The story of Israel’s burgeoning energy industry is absolutely fascinating as it reinforces the “can do” spirit of the Jewish nation. While its neighboring countries account for four of the top six oil producers in the world, Israel – ranked way down the list at number 98 – is rising to the occasion by discovering creative alternative energy solutions.

We have previously focused on (1) Better Place, the Israeli company providing a model for a worldwide electric car grid; (2) Israel’s recent discovery of significant gas fields; and (3) the country’s burgeoning oil shale industry. Let’s now focus on a creative hydroelectric development by an Israeli company called Leviathan Energy (hat tip to Israel 21c).

Hydroelectricity is the term for converting the energy of running water into electricity. Hydroelectricity plays a major role in today’s energy landscape, as it accounts for almost 20% of the world’s electric consumption.

Traditionally, hydropower has been produced through dams using the gravitational force generated by waterfalls or flowing water. In simple terms, the dam traps the water, and the water then flows with great pressure through channels, turning a large wheel called a turbine which, through a series of activities, generates electricity.

 A team of researchers at Leviathan Energy are turning the traditional model on its head, proving that you don’t need to build expensive dams to produce hydroelectricity. They have created a turbine which can operate using water flowing in a city’s existing water supply system, turning excess pressure into energy. This new turbine has been named Benkatina as a tribute to Benkatin, the high priest during the Second Temple who created twelve faucets for the laver – it originally had only two faucets – so that all participants in the Temple’s daily sacrifices were able to purify themselves at once.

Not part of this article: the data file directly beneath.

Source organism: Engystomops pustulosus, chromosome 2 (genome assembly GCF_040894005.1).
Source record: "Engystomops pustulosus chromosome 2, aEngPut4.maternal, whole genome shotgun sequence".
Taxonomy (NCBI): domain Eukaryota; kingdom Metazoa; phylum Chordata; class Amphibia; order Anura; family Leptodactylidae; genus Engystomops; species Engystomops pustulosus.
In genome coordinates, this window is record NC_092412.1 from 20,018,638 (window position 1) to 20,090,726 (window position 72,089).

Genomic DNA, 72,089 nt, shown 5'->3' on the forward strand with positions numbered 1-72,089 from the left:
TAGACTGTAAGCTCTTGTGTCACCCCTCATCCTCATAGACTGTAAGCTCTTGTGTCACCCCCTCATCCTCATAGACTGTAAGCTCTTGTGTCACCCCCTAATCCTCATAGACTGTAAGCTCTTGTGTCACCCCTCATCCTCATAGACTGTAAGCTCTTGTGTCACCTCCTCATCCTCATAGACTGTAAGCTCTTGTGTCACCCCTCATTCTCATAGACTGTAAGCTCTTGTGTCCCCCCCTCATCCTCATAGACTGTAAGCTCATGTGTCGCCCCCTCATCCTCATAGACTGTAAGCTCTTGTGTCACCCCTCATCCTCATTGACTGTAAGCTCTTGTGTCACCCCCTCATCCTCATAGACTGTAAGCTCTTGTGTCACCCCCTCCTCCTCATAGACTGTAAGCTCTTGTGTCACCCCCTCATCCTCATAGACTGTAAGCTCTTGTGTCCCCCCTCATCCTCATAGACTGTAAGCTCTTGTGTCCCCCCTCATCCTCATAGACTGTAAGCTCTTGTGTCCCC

The Benkatina turbine, which is currently undergoing pilot programs in Israel and the Philippines, has created tremendous excitement in the industry as it produces new energy without having to change the existing water infrastructure. In addition, it solves a major problem that has plagued water systems – leaks – which, according to some estimates, wastes up to $14 billion of water per year. The Benkatina turbine will be installed in locations of the piping system that have extra pressure, thereby decreasing the excess water pressure, which would otherwise lead to leaks.

 As the cost is relatively inexpensive to harvest this energy, the plan is that by next year to place hundreds, and possibly even thousands, of these turbines in Israel’s waterways to alleviate the stress on the country’s severely overextended electric grid.

One final benefit of the of the Benkatina turbine system is its ecological advantage over traditional large dams. Dams have an adverse effect on the ecosystem, affecting many things, including species in the area as well as water quality. In contrast, the Benkatina turbine is more environmentally viable as it does not alter the surrounding environment.

Between generating new electricity in a relatively inexpensive manner, limiting the traditional problem of water leaks, and being ecologically friendly, the Benkatina has all the makings of an industry-changing innovation.